I design the shapes of chicken nuggets - among other food products. Here's what my career is like.
- Mark Tolbert, 47, is a
foodscientist at Perduehelping design new products.
- He oversees the company's innovation facility and projects and his team of 10.
This as-told-to essay is based on a transcribed conversation with Mark Tolbert, a 47-year-old senior innovation center facilities manager at Perdue Foods from Salisbury, Maryland, about his job. It has been edited for length and clarity.
I grew up in southwestern Virginia on a beef cattle farm. Working on the farm was a daily job, and I found that I'm naturally pretty mechanically inclined, whether repairing things or troubleshooting problems.
Before and during college, I worked at a veterinarian clinic, a dairy farm, a grocery store, and even as a manager of a slaughter operation. I attended Virginia Tech for college, where I double-majored in animal science and food science.
I took classes in meat science, which is how I got my first job out of college in the early '90s managing a pilot plant at Central Soya, a soy processing company that incorporated soy into meat products. After three years, I went back to school for a master's degree in meat science.
From there, I started working for Campbell Soup Company, with leading roles across various brands including Chunky Soup and SpaghettiO's. In the last two years at Campbell's, I ran quality control for those brands, which was a very hands-on role. I also managed a team within the ingredients group at Campbell's. We worked on one project where we had over 700 ingredients and had to reduce the ingredients by 40%. In 2015, I started working at
I'm accountable for everything within the boundaries of the 5.14-acre property
I'm even responsible for a few things outside it, like the railroad tracks everyone crosses on the way to our facility. I'm responsible for every blade of grass, all the lightbulbs, and everything in between.
Upon accepting the role, I knew I would quickly expand it into something much bigger, as my curiosity wouldn't allow me to settle into the more narrow job description for long. I manage research and development (R&D) projects like developing turkey- and drumstick-shaped nuggets in line with Thanksgiving. Our nuggets run through equipment I'm very familiar with, so I helped develop the mold plates that contain the shape of the nugget.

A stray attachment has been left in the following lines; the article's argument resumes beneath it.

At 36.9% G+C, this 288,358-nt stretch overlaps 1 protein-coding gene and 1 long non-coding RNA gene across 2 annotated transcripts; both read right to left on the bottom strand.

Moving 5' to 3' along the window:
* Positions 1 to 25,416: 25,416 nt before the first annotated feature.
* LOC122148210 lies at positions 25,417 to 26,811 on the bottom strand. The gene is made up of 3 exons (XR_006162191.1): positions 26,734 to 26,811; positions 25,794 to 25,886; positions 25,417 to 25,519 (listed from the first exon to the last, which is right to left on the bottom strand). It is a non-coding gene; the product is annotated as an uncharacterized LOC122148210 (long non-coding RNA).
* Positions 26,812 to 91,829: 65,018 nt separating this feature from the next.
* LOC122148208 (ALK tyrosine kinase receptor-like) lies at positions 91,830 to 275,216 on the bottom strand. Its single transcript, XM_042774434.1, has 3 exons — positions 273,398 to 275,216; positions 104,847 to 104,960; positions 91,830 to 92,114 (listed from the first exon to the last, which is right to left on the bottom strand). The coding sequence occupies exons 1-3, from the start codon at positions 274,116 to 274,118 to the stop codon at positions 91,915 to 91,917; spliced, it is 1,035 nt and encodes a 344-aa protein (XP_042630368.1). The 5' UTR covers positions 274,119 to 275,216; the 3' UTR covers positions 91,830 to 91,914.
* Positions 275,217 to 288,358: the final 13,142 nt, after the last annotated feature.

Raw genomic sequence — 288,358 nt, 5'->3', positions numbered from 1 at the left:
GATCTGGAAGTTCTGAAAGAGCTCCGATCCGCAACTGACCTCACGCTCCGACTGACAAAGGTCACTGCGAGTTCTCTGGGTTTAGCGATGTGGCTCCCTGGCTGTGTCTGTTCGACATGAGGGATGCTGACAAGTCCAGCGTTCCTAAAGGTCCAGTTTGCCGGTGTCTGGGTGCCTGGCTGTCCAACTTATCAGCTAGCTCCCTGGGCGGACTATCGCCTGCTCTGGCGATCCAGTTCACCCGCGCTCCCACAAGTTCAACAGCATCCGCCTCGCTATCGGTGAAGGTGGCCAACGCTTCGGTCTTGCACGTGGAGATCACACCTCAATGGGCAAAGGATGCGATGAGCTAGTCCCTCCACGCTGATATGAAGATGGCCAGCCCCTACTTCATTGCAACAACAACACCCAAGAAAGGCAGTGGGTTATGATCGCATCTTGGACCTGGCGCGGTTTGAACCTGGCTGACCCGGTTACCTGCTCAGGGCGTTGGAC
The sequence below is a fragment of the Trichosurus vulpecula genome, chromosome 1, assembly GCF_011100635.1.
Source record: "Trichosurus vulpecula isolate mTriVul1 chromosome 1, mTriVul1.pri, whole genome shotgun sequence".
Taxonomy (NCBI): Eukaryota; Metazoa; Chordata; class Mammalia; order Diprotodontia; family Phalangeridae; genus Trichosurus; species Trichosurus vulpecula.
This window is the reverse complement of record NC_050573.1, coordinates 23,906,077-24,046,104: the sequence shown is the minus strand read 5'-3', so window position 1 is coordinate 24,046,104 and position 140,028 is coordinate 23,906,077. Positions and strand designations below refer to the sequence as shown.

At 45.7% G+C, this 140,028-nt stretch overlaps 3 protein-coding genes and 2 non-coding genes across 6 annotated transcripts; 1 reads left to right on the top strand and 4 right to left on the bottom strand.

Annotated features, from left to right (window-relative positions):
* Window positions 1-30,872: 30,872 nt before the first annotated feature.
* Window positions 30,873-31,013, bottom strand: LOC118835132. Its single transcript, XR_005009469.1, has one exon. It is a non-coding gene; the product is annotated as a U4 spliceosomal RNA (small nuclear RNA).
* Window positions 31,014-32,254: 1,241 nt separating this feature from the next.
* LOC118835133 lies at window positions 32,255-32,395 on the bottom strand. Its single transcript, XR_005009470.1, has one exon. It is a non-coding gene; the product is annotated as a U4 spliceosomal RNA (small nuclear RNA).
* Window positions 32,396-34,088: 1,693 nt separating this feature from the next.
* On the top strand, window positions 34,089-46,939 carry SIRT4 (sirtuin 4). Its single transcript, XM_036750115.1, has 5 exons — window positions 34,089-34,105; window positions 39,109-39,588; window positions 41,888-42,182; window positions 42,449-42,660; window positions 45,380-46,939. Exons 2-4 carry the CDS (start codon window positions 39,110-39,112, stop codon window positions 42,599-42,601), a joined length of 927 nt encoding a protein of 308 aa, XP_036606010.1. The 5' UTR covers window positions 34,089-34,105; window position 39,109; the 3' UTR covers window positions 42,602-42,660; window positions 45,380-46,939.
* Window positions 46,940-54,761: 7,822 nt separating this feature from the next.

I also was involved with the development of a blend of
During my first hour on the premises, I walk through the facility, saying hello to each of my 10 team members
I start to gauge the morale of the group and figure out what might have to be done that day. On my own time, I'll sometimes reread books like "The Ideal Team Player" by Patrick Lencioni and "Lincoln on Leadership" by Donald T. Phillips to refresh my memory on being a leader. I focus on everyone being a team player, which includes being humble and hardworking.
I'll then check out the plant trials board, which lets me know what we need to work on. Typically, we average about two trials per day, and it can get quite busy managing that. Sometimes we might run a special new experimental product, and those days are always extra exciting.
There are always "tastings" or what we refer to as "product cuttings" in the days following our trials. Usually this will involve the R&D technologist leading the project along with representatives from sensory, sales, and marketing. Some product cuttings focus on flavor whereas others will look at technical data like shape, weight, breading adhesion, etc. New shapes often require two to three iterations to get them to perform as expected.
After that, I spend a little time seeing if anyone or any project needs extra attention. From there, I'm off to my projects.
I love the daily 'strangeness.' There really is something different every day, and I enjoy those challenges that give way to problem-solving.
I even keep a count in my head as the day goes on of the ratio of challenges versus solutions. I aim to keep it at 1:1, but some days it might be more like 5:1.
In the same week at work, I can make breaded
Perdue Farms turned 100 in 2020. We were going to break a Guinness record for the largest serving of smoked chicken. The goal was going to be over 9,000 pounds. I had specified all the equipment, purchased an oven, and aligned donations of utilities and tractor trailers. Unfortunately, our plans were sidelined by COVID-19, but maybe we'll try again soon.
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